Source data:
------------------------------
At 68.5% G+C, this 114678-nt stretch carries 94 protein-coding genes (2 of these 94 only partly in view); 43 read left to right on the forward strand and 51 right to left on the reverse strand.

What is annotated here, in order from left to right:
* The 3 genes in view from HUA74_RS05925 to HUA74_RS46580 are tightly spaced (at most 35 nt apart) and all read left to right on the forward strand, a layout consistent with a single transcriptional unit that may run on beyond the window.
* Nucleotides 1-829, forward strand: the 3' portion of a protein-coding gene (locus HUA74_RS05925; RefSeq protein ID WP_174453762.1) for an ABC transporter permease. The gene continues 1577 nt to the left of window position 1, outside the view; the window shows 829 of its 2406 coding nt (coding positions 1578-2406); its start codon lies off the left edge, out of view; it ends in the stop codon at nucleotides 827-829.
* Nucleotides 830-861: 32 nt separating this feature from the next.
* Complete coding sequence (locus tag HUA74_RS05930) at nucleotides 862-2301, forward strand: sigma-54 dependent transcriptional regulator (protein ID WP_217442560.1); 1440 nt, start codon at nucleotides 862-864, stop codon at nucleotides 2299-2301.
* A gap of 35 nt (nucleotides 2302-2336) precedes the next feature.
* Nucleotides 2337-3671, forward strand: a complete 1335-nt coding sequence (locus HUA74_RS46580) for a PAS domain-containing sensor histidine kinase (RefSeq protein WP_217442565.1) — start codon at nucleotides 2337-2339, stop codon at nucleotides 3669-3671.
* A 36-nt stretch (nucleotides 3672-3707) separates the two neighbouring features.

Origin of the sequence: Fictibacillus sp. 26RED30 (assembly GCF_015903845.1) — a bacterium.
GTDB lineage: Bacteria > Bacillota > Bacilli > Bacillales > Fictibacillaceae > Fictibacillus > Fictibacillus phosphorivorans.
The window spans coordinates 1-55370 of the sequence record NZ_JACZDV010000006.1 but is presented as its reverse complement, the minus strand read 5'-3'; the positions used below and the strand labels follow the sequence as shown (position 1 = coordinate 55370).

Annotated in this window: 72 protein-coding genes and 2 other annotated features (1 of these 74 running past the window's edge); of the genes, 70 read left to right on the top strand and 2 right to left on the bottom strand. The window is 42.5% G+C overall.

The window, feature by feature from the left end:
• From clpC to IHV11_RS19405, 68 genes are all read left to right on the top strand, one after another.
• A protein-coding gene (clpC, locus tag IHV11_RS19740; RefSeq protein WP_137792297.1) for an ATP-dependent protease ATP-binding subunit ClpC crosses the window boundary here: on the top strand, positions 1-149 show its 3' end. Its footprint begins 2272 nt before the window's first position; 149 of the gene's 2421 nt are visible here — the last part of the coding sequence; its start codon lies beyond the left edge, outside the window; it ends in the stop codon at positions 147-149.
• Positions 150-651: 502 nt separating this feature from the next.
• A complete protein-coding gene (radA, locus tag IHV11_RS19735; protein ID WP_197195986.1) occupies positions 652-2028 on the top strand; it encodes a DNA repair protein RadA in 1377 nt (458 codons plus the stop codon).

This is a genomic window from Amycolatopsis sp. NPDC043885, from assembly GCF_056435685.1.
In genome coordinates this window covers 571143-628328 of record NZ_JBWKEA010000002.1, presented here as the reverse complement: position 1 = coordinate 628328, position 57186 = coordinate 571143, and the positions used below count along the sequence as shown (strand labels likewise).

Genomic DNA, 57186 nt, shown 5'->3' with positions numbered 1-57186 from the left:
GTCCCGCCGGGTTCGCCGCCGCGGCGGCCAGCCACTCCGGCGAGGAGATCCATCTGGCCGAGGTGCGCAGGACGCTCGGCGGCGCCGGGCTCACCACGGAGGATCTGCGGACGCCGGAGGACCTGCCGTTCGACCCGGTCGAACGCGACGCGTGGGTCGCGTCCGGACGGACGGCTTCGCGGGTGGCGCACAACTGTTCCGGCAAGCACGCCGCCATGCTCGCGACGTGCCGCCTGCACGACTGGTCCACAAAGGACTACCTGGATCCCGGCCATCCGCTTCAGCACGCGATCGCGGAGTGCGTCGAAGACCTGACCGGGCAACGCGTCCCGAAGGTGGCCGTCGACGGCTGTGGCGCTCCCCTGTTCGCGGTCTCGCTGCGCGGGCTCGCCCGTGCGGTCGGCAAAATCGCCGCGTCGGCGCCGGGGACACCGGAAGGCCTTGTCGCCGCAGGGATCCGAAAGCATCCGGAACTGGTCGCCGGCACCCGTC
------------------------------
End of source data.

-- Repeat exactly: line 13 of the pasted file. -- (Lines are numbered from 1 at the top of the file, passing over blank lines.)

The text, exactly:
Annotated in this window: 72 protein-coding genes and 2 other annotated features (1 of these 74 running past the window's edge); of the genes, 70 read left to right on the top strand and 2 right to left on the bottom strand. The window is 42.5% G+C overall.